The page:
It creates more visibility for young designers and that’s great! With so many design graduates every semester, it is difficult to keep track of them. I dreamt of such a cross-regional project creating comparability and opportunities during my design studies.

Where and how can design be important in the next few years?
Design already is important. It pervades – consciously or unconsciously – all of our areas of life. As a source of inspiration and mediator between different disciplines, however, it will become more important in the future. Design helps us to question structures and to take other perspectives. It is a necessary condition for working on a sustainable society.

How do you rate the innovative strength of young graduates and their projects?
If not now, then when? As a young designer, the thesis gives you a unique opportunity to put as much time, energy and research into a project as possible. Nevertheless, I see many works that want to please or reproduce existing patterns. I would wish the young designers more courage to leave their usual paths and ways of working. Design is about formulating your own expectations of life and society and transforming them into new formats.

Stephan Dornhofer

Stephan Dornhofer has been Managing Director of MAGAZIN since 1984. Driven by his passion for product design, he is responsible for the assortment of the stores in Stuttgart, Munich and Bonn, as well as for the online shop magazin.com. MAGAZIN supplies a qualitative selection of interior products from well-known and newly discovered brands and producers. MAGAZIN is active as a dealer, but also a manufacturer of its own product line. These M-Products form their own distinctive range. In this way, the brand realizes its own ideas and brings them to the market in intensive cooperation with designers and mostly regional manufacturers.

Quoted

What is the value of the German Design Graduates Project for you?

It is significant for the perceptibility of design and its significance in society and the market. So, diversity, range and quality become visible to an audience.

Where and how can design be important in the next few years?

Design has to fight for its role as an incubator for socially relevant issues. Design has the task of bringing together innovation in technology and material as well as the views of real needs and market.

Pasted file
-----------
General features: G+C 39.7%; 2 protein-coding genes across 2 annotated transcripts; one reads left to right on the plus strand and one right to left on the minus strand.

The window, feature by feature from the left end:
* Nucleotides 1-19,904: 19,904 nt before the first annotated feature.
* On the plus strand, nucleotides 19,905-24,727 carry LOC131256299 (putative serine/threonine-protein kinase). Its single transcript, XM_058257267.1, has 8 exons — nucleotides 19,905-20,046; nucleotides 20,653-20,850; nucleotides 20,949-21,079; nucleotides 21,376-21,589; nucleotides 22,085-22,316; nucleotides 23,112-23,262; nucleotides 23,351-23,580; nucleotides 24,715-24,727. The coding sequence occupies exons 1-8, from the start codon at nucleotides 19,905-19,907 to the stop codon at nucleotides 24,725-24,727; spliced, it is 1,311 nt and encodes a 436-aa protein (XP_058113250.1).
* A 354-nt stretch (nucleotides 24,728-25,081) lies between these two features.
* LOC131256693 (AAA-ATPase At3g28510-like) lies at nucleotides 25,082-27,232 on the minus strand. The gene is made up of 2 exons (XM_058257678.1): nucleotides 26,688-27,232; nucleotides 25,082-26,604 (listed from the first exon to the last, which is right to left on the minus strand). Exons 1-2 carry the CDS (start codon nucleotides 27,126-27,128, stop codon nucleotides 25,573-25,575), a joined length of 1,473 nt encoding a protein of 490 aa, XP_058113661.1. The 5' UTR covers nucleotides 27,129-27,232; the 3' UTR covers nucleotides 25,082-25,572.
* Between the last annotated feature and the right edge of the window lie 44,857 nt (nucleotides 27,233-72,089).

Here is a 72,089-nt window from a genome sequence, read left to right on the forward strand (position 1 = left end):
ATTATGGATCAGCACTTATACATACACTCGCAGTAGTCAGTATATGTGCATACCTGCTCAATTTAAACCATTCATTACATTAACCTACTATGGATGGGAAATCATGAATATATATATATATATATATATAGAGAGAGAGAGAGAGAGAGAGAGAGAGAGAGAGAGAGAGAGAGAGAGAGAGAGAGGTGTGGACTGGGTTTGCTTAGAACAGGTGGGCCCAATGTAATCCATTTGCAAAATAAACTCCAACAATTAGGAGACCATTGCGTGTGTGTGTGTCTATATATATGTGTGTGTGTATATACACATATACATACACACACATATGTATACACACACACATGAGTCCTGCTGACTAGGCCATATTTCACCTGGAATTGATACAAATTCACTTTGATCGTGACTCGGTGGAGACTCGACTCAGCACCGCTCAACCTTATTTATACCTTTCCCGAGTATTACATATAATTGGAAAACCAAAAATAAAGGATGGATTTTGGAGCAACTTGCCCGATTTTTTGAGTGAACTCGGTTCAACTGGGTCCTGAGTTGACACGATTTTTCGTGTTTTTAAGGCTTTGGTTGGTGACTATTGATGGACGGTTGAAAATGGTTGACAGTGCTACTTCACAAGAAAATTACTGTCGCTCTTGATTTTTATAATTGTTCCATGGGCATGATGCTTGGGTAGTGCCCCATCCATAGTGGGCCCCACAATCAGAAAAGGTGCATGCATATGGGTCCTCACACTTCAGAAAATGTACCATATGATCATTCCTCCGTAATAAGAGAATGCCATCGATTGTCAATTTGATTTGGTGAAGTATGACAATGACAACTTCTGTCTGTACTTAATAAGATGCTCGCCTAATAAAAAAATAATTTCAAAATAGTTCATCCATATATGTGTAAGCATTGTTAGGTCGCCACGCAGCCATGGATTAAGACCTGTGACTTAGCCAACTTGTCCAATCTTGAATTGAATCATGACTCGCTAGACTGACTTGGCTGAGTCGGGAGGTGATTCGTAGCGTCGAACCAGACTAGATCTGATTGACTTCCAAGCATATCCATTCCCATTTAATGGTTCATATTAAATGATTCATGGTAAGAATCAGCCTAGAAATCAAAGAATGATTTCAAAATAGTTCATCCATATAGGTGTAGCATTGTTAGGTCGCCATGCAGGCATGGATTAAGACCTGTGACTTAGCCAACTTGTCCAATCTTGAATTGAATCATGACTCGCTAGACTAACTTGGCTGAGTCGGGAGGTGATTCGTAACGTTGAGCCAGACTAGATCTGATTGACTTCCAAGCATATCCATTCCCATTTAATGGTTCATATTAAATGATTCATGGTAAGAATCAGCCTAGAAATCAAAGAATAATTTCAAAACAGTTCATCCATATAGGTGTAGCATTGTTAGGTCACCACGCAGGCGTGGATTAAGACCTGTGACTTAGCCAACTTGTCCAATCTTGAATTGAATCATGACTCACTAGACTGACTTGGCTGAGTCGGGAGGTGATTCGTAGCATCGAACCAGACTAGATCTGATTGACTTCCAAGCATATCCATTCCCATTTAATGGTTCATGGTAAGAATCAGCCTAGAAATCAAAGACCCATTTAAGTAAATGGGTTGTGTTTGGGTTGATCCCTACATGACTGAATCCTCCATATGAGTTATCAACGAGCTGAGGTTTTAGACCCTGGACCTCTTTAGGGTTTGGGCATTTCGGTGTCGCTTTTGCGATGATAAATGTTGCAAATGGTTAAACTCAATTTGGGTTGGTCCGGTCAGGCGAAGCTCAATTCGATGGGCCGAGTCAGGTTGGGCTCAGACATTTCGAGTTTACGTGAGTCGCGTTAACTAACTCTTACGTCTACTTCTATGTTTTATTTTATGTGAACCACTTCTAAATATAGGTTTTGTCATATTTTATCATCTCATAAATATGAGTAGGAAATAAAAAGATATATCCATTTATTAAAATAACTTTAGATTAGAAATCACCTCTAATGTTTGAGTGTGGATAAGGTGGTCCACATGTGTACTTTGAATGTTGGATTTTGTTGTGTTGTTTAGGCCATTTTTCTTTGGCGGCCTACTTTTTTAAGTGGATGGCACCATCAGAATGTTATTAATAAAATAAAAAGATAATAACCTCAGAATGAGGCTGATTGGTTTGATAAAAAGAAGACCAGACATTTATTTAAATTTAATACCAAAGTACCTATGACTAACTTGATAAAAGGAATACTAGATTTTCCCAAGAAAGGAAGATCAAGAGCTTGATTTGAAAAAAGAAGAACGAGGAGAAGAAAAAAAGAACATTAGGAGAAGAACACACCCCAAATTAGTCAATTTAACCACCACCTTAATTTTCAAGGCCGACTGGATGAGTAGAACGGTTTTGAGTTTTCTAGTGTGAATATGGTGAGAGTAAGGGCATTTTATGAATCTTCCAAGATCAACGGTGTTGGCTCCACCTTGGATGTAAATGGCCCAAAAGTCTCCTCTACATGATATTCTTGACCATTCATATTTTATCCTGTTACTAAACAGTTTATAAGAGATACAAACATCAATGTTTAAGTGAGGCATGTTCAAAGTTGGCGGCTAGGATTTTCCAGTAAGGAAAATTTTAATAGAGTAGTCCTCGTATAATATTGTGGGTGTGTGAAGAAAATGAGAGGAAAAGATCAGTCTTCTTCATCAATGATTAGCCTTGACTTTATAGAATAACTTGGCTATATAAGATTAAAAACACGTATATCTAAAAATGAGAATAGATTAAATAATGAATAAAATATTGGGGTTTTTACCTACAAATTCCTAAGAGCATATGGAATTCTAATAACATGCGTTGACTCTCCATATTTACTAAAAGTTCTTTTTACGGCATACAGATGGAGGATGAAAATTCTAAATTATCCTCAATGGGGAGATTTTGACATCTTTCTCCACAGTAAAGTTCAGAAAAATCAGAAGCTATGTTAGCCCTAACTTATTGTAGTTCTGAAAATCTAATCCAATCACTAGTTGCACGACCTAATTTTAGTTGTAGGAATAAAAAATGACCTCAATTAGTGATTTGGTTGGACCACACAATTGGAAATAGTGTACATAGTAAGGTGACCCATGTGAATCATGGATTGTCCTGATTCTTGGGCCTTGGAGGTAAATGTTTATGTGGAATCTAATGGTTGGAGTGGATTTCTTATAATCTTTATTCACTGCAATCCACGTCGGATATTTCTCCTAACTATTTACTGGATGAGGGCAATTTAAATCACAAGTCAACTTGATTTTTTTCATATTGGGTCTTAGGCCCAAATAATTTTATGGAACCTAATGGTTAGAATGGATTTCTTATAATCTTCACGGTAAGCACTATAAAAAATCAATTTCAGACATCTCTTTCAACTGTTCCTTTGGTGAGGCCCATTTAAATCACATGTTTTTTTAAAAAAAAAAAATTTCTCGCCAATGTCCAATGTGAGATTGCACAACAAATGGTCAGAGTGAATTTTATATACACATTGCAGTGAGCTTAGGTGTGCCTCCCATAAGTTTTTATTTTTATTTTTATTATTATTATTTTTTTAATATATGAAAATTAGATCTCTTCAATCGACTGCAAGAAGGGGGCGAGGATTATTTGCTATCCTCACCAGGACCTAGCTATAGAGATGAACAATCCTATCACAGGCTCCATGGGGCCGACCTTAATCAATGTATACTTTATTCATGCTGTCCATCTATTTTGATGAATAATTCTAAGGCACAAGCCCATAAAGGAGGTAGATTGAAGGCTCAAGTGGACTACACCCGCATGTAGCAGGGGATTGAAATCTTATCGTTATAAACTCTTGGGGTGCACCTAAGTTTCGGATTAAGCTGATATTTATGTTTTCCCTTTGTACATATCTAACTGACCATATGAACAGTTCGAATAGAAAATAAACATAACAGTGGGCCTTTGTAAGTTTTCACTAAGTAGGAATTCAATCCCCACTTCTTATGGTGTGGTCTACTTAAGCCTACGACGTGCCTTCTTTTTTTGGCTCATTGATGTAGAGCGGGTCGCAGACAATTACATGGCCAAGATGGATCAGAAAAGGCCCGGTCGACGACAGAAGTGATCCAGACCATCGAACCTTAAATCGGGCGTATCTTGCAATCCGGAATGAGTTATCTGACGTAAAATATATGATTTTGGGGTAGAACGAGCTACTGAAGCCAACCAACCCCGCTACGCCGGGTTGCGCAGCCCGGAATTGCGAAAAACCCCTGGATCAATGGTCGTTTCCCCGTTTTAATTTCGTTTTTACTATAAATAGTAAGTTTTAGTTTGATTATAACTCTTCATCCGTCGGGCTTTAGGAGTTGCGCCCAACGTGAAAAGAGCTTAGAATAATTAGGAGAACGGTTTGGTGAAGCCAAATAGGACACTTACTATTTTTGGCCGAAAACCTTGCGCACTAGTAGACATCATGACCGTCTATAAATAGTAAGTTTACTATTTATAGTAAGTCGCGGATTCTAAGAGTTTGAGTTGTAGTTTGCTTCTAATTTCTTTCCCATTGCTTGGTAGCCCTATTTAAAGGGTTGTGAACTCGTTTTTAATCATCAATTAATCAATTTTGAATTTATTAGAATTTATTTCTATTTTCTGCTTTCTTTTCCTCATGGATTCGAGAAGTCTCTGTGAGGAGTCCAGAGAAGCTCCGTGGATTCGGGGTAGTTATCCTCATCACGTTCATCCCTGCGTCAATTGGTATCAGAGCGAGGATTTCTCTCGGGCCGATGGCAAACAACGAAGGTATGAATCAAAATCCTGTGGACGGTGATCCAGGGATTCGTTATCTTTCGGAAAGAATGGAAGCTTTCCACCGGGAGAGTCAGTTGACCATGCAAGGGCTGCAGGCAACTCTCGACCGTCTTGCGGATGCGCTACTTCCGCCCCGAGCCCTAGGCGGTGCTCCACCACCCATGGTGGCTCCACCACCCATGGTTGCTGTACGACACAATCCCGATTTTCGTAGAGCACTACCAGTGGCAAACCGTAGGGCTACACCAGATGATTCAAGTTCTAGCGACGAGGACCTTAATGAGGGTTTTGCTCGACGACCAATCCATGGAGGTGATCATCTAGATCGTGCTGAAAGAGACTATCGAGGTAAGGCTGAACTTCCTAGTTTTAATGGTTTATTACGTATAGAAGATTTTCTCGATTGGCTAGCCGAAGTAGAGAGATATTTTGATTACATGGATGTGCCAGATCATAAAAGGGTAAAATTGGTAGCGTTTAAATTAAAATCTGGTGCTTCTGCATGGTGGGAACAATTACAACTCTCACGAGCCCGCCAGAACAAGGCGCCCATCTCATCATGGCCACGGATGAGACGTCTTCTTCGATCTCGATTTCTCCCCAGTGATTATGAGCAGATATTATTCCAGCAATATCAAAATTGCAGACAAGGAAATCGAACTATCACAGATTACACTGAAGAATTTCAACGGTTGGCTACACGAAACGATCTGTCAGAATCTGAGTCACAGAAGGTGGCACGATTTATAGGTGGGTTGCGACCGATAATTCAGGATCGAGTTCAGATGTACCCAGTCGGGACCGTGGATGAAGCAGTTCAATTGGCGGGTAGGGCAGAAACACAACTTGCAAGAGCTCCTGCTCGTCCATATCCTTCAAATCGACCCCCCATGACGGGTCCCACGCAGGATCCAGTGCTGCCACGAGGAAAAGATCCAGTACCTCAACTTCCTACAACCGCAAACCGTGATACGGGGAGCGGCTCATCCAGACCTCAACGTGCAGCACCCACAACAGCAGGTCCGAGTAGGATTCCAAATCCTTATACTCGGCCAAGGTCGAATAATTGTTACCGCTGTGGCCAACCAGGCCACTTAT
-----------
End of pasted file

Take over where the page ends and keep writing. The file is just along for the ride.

How do you rate the innovative strength of young graduates and their projects?

What I would like to see are graduates as a source of inspiration as well as their self-confidence, courage and enthusiasm. Who is to deliver this, if not a generation of graduates?

Dick Spierenburg

Dick Spierenburg (NL, 1953) studied architecture in Delft and interior and product design in The Hague. Since 1995, he has been developing and organising interior design centres, one of which was established in Cologne (Design Post). As a consultant (since 2009) and creative director (since 2011) of the international furniture and interiors fair imm cologne, he plays a significant role in enhancing its profile with new formats and events. The successful projects he has been responsible for include the gallery-like Pure Editions showcase and the (with both trade visitors and the general public) very popular installation “Das Haus – Interiors on Stage”, a roughly 180 sq m simulated interior, annualy designed by a different designer or creative team, presented right in the middle of the trade fair.

Quoted

What is the value of the German Design Graduates Project for you?

German Design Graduates is a platform that promotes the talents among German graduates and shows how much individual quality and originality art academies and universities produce.

Where and how can design be important in the next few years?

The German Design Graduates Initiative offers German graduates a platform that attracts significant attention. The presentation worlds on offer reflect the individual quality and originality that comes from the design colleges and universities every year.

How do you rate the innovative strength of young graduates and their projects?

Design can seek new solutions for old and new social and economic issues. The focus is on both local and international industry. Environment and environment, meaning and design. New thinking is the core of design. This starts with students and graduates!